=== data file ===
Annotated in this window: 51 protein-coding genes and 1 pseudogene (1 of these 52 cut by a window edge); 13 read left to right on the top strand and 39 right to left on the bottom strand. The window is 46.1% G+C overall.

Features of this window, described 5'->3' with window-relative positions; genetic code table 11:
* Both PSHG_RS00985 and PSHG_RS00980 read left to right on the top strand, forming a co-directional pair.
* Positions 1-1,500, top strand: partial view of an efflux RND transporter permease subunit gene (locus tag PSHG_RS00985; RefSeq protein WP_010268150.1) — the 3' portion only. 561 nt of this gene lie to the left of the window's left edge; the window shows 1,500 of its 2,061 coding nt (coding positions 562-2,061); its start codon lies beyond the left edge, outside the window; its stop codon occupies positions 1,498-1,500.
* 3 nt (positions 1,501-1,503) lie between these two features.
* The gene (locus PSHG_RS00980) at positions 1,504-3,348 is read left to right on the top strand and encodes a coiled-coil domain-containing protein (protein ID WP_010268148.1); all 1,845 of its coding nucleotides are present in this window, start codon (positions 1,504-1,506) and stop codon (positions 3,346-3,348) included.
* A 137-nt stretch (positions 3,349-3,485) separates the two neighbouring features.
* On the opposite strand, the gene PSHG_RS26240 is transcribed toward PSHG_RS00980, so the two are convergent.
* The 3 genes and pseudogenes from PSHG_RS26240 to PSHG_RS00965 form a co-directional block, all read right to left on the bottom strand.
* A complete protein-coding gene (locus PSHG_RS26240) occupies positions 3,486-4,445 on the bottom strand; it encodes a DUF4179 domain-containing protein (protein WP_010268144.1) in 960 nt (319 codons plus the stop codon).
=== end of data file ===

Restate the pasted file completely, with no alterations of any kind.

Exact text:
Annotated in this window: 51 protein-coding genes and 1 pseudogene (1 of these 52 cut by a window edge); 13 read left to right on the top strand and 39 right to left on the bottom strand. The window is 46.1% G+C overall.

Features of this window, described 5'->3' with window-relative positions; genetic code table 11:
* Both PSHG_RS00985 and PSHG_RS00980 read left to right on the top strand, forming a co-directional pair.
* Positions 1-1,500, top strand: partial view of an efflux RND transporter permease subunit gene (locus tag PSHG_RS00985; RefSeq protein WP_010268150.1) — the 3' portion only. 561 nt of this gene lie to the left of the window's left edge; the window shows 1,500 of its 2,061 coding nt (coding positions 562-2,061); its start codon lies beyond the left edge, outside the window; its stop codon occupies positions 1,498-1,500.
* 3 nt (positions 1,501-1,503) lie between these two features.
* The gene (locus PSHG_RS00980) at positions 1,504-3,348 is read left to right on the top strand and encodes a coiled-coil domain-containing protein (protein ID WP_010268148.1); all 1,845 of its coding nucleotides are present in this window, start codon (positions 1,504-1,506) and stop codon (positions 3,346-3,348) included.
* A 137-nt stretch (positions 3,349-3,485) separates the two neighbouring features.
* On the opposite strand, the gene PSHG_RS26240 is transcribed toward PSHG_RS00980, so the two are convergent.
* The 3 genes and pseudogenes from PSHG_RS26240 to PSHG_RS00965 form a co-directional block, all read right to left on the bottom strand.
* A complete protein-coding gene (locus PSHG_RS26240) occupies positions 3,486-4,445 on the bottom strand; it encodes a DUF4179 domain-containing protein (protein WP_010268144.1) in 960 nt (319 codons plus the stop codon).